The Post That Wants to Save the BBC Asian Network!
It’s been a few months now, but the BBC have announced the proposal of bringing the axe down on some BBC Radio initiatives in order to save money. One of those initiatives under scrutiny is the BBC Asian Network. In case you’re not familiar with the BBC Asian Network, scroll down to the sidebar and see that it is the only Radio Show that I link to. Why? Because it is completely funded by the people of the UK, as well as it is the only show I go to, in order to discover new music first. Specifically, it’s Bobby Friction who leads the charge when it comes to championing new artists, and presenting us the sound of not only Asian Britain, but the world.
I’m not going to play the race card, but If you’re familiar with UK politics, you can say that it is a Conservative government led charge. In fact, the new government is stirring up a number of emotions.
I’m also, not supporting this case just to help save some jobs. The future of the presenters of the Asian Network have enough qualifications, and other ventures going for them, that they will safely land on their feet.
I’m doing this strictly for what the closure of the station would do for the future of Asian music.
The BBC Asian Network is one of – if not – the strongest platform for Asian artists to establish themselves in the world. The station is known across the world. Can you say that about any other Asian station?
Bobby Friction said it himself recently, when he said that by playing new unestablished artists on his show, he is letting them get their foot in the door to the industry. It helps them collaborate with other artists, and even find management.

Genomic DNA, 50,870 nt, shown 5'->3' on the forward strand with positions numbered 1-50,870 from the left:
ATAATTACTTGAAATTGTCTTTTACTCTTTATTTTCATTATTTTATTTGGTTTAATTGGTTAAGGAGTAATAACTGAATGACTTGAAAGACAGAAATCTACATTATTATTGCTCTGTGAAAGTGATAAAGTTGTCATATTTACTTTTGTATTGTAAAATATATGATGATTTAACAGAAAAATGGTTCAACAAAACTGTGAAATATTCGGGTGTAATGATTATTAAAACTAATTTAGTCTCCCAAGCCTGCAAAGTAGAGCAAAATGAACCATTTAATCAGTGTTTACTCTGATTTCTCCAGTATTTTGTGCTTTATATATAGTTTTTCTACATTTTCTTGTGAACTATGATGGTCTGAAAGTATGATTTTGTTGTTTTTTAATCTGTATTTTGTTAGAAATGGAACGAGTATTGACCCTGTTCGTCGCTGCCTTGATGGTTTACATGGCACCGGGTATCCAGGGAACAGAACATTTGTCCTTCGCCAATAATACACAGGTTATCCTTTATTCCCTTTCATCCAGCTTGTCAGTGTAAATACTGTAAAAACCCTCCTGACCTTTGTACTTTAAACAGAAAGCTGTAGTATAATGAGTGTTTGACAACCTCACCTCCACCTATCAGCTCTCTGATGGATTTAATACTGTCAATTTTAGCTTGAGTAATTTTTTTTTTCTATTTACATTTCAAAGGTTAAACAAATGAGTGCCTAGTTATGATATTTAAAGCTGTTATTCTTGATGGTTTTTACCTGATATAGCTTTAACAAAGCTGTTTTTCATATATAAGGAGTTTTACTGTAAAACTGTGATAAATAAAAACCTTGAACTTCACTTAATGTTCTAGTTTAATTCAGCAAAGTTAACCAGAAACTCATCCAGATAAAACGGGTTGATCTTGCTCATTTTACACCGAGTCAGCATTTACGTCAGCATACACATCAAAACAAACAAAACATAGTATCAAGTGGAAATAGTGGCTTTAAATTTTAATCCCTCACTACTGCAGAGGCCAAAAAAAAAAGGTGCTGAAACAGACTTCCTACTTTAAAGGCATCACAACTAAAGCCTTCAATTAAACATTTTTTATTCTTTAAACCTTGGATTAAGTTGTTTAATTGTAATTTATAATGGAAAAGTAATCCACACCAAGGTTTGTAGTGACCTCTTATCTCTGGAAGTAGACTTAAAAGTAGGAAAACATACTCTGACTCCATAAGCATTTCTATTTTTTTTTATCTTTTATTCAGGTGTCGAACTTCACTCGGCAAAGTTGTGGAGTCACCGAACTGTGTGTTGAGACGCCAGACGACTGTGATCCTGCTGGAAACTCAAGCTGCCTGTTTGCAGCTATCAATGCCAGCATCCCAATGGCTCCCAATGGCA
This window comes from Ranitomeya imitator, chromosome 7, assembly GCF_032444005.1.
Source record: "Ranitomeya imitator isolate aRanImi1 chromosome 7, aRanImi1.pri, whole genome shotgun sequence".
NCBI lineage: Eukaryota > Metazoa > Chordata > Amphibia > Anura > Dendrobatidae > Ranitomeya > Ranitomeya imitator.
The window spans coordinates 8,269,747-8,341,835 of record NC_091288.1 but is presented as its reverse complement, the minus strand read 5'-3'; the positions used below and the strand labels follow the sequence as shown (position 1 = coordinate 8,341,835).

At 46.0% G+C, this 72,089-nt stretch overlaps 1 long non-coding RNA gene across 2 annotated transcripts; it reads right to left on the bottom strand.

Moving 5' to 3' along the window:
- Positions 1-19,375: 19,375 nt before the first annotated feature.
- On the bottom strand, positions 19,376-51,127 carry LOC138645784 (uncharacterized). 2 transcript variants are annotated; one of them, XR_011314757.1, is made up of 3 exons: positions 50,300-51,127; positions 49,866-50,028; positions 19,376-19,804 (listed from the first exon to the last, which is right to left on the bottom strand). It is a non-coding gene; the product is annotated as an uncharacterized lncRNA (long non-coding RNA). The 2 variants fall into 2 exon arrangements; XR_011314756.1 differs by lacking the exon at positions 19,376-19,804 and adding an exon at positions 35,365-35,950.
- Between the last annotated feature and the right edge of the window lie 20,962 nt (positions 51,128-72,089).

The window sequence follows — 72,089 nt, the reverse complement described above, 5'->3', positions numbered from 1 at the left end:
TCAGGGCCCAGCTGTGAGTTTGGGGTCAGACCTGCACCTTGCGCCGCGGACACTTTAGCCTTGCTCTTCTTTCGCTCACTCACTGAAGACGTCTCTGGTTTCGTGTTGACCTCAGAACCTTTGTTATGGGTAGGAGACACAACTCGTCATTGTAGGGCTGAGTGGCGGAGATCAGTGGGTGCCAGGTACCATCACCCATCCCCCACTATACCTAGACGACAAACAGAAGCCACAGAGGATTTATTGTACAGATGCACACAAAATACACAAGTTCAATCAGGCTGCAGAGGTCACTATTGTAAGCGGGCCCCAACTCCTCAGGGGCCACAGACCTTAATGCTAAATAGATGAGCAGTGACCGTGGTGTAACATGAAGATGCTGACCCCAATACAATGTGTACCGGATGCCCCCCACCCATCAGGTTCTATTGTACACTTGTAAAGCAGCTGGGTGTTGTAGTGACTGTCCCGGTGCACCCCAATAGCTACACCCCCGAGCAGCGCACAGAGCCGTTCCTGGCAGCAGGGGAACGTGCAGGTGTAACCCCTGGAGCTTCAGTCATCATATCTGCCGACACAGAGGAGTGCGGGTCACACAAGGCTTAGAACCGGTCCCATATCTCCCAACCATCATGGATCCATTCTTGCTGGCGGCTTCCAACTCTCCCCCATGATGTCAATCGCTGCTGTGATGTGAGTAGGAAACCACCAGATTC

Had it not been for the Asian Network, we may not have heard of such artists like Bohemia, Shizzio, JK, and Raghav just to name a few. We definitely would not have had the first Asian Download Chart Show.
Sure, there are other radio stations out there catering to South Asians. But they lack professionalism, and they sure as heck don’t help starving artists.
What do I mean by that?
The Performing Rights Society, is a royalty collection society. As a broadcaster, the BBC Asian Network pays artists that are registered with the PRS, to get paid every time their song is played.
If registered with the PRS, one play on the Asian Network is worth about £15. I was talking to an artist recently, and he has made “a few grand from one of his songs, a lot of which came from Asian Network.”
Other stations that complain about the Asian Network budget, do not take into account that the Asian Network pays PRS.
These same stations that are hitting out on the Asian Network, also aren’t paying PRS, and are matter-of-factly, breaking the law.
I’m not saying there aren’t any flaws in the Asian Network, but closing down this platform is not the answer.
In the meantime, there are things that we the public can do.
The main thing is to send in your emails to the BBC stating your opinion/displeasure/disgust at the proposed closing.
Tigerstyle, recently released a song with Shizzio about the closure, and if you check out the video description, Tigerstyle have laid out a a template for anyone to copy and email.
There is also the official facebook group dedicated to the cause, which will keep you posted on all the happenings surrounding the issue, of which 27.000+ people are already a member of.
And finally, let your voice be heard in Central London and Birmingham this Saturday, May 22, with the first ever Bhangra Flashmob to save the Asian Network.
For more details on the flashmob, go here.
Save the music!